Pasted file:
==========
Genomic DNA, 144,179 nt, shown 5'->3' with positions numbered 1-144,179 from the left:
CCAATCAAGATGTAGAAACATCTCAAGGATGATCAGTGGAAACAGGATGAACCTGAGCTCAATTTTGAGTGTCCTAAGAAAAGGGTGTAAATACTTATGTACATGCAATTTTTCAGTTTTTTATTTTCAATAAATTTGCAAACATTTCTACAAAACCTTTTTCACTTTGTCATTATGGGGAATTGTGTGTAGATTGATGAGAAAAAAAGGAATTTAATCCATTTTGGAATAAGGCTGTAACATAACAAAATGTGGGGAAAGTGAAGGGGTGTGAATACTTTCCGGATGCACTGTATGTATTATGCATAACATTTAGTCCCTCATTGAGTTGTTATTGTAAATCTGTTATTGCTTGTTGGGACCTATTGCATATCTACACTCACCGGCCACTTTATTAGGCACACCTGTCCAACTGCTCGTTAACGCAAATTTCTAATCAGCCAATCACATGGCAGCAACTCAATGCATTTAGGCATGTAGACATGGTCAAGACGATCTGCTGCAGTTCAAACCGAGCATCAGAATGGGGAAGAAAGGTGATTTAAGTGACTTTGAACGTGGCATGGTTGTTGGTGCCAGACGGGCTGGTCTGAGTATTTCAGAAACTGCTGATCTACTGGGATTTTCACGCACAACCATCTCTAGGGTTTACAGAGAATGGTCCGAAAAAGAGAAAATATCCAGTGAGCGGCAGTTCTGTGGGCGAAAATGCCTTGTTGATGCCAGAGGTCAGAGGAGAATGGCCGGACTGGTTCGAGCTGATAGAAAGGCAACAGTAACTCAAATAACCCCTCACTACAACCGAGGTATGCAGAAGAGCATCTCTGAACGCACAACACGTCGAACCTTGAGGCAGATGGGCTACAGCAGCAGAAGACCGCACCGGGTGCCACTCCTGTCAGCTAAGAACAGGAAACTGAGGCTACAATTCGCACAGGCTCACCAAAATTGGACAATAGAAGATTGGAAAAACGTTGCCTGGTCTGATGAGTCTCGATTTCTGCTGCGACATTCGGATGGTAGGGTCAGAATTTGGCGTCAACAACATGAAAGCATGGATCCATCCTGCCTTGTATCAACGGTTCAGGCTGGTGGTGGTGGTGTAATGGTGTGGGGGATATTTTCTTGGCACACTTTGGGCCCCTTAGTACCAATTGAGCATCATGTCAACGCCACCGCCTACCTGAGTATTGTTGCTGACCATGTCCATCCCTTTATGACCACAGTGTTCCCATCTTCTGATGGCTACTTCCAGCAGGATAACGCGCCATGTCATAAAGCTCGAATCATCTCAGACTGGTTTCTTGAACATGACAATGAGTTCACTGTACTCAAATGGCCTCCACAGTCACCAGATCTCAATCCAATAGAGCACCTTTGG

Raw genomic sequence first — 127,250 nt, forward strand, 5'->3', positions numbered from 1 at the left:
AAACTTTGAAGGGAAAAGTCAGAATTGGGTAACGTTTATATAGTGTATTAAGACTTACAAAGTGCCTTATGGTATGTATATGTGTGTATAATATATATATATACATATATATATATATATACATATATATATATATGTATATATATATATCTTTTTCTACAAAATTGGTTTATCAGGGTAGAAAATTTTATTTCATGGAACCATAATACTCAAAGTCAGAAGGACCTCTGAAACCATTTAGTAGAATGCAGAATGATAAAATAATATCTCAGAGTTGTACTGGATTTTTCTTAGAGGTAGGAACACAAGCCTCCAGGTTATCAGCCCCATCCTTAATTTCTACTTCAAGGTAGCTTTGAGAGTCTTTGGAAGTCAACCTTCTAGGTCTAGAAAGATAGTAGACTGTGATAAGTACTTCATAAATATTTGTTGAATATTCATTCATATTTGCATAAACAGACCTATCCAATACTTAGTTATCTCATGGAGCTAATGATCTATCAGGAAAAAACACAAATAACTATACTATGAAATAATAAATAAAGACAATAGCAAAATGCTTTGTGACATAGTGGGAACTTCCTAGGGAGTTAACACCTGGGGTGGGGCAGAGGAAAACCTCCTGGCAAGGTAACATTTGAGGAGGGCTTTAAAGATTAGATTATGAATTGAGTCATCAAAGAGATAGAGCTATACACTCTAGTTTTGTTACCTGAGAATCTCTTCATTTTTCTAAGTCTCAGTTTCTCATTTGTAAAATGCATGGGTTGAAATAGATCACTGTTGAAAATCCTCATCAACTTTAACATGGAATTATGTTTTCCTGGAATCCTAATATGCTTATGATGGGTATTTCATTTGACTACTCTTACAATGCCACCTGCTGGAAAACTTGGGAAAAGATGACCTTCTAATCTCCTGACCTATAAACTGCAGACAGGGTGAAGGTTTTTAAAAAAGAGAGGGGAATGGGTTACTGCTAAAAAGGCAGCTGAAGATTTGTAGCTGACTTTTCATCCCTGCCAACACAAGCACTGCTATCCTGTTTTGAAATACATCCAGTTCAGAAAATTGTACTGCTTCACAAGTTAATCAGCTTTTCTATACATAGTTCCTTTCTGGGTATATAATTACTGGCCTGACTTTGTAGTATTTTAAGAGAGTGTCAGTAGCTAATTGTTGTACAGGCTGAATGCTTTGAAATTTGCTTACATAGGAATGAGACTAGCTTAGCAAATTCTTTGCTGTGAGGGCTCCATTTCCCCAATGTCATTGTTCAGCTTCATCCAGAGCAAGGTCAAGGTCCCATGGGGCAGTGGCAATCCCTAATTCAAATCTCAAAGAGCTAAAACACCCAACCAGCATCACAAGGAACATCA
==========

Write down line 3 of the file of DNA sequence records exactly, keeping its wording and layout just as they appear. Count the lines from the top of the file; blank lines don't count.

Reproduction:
Raw genomic sequence first — 127,250 nt, forward strand, 5'->3', positions numbered from 1 at the left: